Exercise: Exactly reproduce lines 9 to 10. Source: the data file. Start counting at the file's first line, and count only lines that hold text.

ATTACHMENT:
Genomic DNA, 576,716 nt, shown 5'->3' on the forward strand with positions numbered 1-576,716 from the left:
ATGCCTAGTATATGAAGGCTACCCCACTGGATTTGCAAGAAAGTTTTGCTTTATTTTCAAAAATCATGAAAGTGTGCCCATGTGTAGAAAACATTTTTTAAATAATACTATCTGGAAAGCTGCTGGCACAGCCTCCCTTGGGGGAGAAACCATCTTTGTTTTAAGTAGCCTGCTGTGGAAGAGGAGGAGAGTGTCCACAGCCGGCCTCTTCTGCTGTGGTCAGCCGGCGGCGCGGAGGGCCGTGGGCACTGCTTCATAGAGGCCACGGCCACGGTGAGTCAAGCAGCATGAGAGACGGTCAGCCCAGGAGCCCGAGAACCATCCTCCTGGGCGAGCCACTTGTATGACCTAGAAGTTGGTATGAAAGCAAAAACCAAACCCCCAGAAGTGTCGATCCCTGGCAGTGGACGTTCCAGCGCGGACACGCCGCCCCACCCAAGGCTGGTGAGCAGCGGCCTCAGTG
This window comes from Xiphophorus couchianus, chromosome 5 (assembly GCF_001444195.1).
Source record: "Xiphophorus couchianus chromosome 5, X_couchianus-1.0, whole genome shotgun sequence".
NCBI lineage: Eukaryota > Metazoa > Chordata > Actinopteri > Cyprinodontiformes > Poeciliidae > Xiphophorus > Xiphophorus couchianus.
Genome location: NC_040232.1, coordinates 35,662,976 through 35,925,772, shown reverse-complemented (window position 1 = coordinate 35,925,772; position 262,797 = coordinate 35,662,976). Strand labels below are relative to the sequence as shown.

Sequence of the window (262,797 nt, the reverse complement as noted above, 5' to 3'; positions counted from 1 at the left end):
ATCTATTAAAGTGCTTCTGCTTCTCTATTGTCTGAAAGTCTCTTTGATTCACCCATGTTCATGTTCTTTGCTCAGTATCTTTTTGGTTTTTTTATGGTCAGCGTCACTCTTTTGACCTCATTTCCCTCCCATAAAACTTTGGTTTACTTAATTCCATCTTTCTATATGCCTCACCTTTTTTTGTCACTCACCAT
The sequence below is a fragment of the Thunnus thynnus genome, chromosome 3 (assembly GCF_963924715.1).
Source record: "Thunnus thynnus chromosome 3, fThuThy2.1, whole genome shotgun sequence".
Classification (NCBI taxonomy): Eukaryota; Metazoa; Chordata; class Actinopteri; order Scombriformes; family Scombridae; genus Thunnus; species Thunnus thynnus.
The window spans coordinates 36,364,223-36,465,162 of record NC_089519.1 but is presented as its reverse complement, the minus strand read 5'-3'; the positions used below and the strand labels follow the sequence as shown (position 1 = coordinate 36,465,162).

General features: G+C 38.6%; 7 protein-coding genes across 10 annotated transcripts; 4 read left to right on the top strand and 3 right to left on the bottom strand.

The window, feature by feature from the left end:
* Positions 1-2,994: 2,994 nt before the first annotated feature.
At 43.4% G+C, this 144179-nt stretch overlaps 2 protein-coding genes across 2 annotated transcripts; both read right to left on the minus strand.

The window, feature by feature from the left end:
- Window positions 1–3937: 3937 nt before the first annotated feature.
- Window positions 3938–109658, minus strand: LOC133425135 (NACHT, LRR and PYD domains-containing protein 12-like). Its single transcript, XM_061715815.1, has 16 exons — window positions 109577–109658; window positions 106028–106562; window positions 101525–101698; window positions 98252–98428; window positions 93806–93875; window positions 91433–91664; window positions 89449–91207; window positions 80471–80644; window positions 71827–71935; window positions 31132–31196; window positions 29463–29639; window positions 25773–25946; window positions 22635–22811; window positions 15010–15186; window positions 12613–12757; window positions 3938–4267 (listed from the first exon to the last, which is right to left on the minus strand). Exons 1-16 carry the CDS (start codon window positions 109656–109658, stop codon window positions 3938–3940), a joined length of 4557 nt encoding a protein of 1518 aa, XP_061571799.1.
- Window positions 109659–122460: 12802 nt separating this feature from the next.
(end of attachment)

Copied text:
The sequence below is a fragment of the Thunnus thynnus genome, chromosome 3 (assembly GCF_963924715.1).
Source record: "Thunnus thynnus chromosome 3, fThuThy2.1, whole genome shotgun sequence".